Math and Science Competitions heat up at THS

Members+of+the+Math+and+Science+team+competed+at+Blue+Mountain+College+on+%0AFebruary+12%2C+2019+and+at+Mississippi+School+Math+Science+on+February+15.+
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Math and Science Competitions heat up at THS

Members of the Math and Science team competed at Blue Mountain College on 
February 12, 2019 and at Mississippi School Math Science on February 15.

Members of the Math and Science team competed at Blue Mountain College on February 12, 2019 and at Mississippi School Math Science on February 15.

Monica Rowe

Members of the Math and Science team competed at Blue Mountain College on February 12, 2019 and at Mississippi School Math Science on February 15.

Monica Rowe

Monica Rowe

Members of the Math and Science team competed at Blue Mountain College on February 12, 2019 and at Mississippi School Math Science on February 15.

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With the school year halfway over and entering its second semester, some school activities have come to a close until next August while some activities are just starting as Tupelo enters spring. But one thing that is always in full swing at Tupelo are the competitions.

Tupelo students take part in a wide array of competitions, and many different types of students take part. There are athletic competitions from football to archery to band; there are acting competitions for thespians and art competitions for the artists; and there are academic competitions for those who find that their passion lies there.

“Since 7th grade, I’ve been working hard and getting ready for every competition that I do and working hard in science and math class and making sure that I understand the concept that the teachers are teaching,” Rebekah Buzzell said when asked about how long she’s been preparing for these types of academic competitions.

Many students involved in these types of competitions work hard in class to maintain their grades to ensure that they stay on the team- and keep their mind sharp and flexible for the information they need to maintain.

“You have to have a recommendation from a teacher, and we travel to different schools, different colleges, where we compete with other high schools in our area.” Mr. Robert Presley, science teacher at THS and Coach for the Math and Science team said.

Students gather together when they can so work on their weaknesses and strengthen their strengths, studying and teaching each other what they can before the next competition.

“During T.A., mostly every T.A. each week, we study, going over past notes from classes, doing questions that we remember from past tests. We also review any news about new scientific discoveries and upperclassmen often tutor and coach our underclassmen in the rules and possible topics that they may encounter on the tests,” Presley said. “A lot of seniors, they know they’re getting ready for college and this, what they do in the classroom, is helping them prepare for college.”

”Yeah, it’s been fun. I would try and get up there to teach on the board,” Eli Smart, a junior on the team said. “It was good work, trying to teach people just the basics of AP chemistry.”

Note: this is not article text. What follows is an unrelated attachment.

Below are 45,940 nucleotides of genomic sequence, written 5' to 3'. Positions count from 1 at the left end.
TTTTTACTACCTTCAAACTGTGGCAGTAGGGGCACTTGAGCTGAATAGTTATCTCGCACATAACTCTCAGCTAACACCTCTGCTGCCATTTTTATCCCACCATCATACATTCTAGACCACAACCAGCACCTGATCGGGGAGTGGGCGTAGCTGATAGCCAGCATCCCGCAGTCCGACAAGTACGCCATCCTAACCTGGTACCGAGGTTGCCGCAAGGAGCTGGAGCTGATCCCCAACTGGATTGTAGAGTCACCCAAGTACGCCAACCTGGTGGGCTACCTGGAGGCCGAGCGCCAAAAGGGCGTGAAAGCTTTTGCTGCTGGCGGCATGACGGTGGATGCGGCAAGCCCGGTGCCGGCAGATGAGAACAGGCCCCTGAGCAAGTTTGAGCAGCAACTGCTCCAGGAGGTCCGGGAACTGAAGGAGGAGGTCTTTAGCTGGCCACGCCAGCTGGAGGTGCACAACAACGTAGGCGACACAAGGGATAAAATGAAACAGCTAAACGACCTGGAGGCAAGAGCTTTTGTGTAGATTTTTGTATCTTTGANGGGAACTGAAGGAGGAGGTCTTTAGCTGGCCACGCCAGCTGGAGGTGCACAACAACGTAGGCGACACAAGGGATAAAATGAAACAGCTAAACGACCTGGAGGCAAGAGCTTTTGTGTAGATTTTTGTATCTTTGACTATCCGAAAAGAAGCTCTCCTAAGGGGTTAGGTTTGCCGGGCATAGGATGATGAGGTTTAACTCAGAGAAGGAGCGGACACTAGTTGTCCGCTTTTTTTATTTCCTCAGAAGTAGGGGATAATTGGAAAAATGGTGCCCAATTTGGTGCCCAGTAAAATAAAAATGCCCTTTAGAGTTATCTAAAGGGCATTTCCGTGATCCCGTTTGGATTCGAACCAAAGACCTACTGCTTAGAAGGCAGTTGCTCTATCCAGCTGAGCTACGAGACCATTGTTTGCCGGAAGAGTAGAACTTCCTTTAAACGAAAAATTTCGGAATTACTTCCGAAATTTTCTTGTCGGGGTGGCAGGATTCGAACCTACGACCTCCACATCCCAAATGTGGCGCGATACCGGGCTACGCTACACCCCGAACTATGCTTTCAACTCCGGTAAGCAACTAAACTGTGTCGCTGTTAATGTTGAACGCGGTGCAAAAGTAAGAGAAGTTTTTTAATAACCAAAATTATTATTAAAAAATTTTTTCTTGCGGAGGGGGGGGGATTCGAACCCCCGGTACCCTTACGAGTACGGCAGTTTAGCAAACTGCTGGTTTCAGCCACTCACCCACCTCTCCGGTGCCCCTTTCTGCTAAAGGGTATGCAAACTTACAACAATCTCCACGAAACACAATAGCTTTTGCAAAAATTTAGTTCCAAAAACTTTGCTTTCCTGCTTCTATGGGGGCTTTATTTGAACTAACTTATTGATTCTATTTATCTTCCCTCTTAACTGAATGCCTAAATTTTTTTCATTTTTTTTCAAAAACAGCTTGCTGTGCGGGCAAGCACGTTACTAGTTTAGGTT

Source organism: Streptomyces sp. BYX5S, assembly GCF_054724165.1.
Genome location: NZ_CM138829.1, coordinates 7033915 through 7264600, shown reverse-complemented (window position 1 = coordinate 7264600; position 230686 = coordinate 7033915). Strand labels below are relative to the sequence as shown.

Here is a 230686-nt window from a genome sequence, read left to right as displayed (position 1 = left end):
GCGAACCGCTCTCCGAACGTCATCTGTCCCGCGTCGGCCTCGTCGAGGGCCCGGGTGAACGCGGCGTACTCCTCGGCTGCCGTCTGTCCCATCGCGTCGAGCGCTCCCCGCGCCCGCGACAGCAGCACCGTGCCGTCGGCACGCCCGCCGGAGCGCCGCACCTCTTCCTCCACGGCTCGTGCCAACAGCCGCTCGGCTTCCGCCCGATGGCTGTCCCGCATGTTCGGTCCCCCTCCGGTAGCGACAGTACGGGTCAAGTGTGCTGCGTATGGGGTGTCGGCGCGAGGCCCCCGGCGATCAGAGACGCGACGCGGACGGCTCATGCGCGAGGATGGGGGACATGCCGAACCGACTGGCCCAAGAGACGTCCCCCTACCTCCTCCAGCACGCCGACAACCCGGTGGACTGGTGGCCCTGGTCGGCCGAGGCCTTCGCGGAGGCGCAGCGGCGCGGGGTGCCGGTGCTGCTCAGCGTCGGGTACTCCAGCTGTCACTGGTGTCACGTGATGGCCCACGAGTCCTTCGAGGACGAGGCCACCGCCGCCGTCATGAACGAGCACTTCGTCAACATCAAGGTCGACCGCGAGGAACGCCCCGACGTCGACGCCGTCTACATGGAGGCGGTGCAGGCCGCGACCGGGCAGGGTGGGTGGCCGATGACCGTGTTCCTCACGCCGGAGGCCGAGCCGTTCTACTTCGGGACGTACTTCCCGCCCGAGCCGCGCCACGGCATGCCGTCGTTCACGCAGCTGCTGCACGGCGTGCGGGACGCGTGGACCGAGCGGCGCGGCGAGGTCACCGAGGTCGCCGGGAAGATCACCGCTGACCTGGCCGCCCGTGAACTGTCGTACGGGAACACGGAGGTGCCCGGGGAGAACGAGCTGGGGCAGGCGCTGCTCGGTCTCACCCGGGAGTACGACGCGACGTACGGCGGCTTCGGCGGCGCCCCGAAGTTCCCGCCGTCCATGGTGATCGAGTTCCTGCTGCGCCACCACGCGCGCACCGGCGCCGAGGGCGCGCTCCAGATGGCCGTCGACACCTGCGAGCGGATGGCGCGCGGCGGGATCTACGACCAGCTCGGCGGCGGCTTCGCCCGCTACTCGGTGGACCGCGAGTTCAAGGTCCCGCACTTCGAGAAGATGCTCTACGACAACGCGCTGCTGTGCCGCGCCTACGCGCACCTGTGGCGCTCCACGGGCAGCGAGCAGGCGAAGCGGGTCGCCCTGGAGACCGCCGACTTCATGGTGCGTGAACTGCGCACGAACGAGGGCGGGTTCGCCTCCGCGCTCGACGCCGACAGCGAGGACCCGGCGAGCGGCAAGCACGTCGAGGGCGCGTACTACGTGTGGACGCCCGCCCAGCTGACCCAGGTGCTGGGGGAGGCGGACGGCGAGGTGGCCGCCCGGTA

This preparation pays off, and the amount of work the students put into this is shown through the results of the competitions.

“[We] came back with some first and second place finishes. Then Science Bowl was at Mississippi University of Women. We finished in the top 10 in the state in that one,” Presley said.

However, the winning competitors win more than bragging rights or a participation certificate. Often times they win things that not only benefit them now in high school, but things that will help them even after they graduate and are long gone from the team, things like scholarships.

“They get medals and also, more importantly, they offer scholarships. Scholarships are awarded for the top scores. Mississippi College offers an almost complete full ride if they do well and North East [Community College] does the same thing as well as Mississippi University for Women.” Presley said. “I’m hoping we’ll have  more students interested and get involved next year. I certainly hope we can compete in more competitions next year.”

With so much at stake, some students who participate find themselves fearful to answer, afraid of messing it up for everyone around them. It’s not uncommon to hear students speak about their fear of failure or, with enough wrong answers, fear of rejection or hate from the team.

But even though many of the members have gone through this phase of fear, they made sure to make it known that there is no room for anger or rejection on their team.

“We’ve gotten to know each other a lot better,” a member of the Math and Science team, Mackenzie Meeks said.

Smart advises future team members, “There’s often a lot of pressure, almost false pressure, because you feel like if you get the answers wrong, everybody’s gonna hate you . We’re not gonna hate you. I would freeze up the whole time and not answer anything because I was so scared the whole time to answer, don’t be like me.”

”Don’t be too nervous, and don’t take it too seriously because if you do bad it’s okay,” Buzzel said, “Try your best so that you can do well in the long run.”

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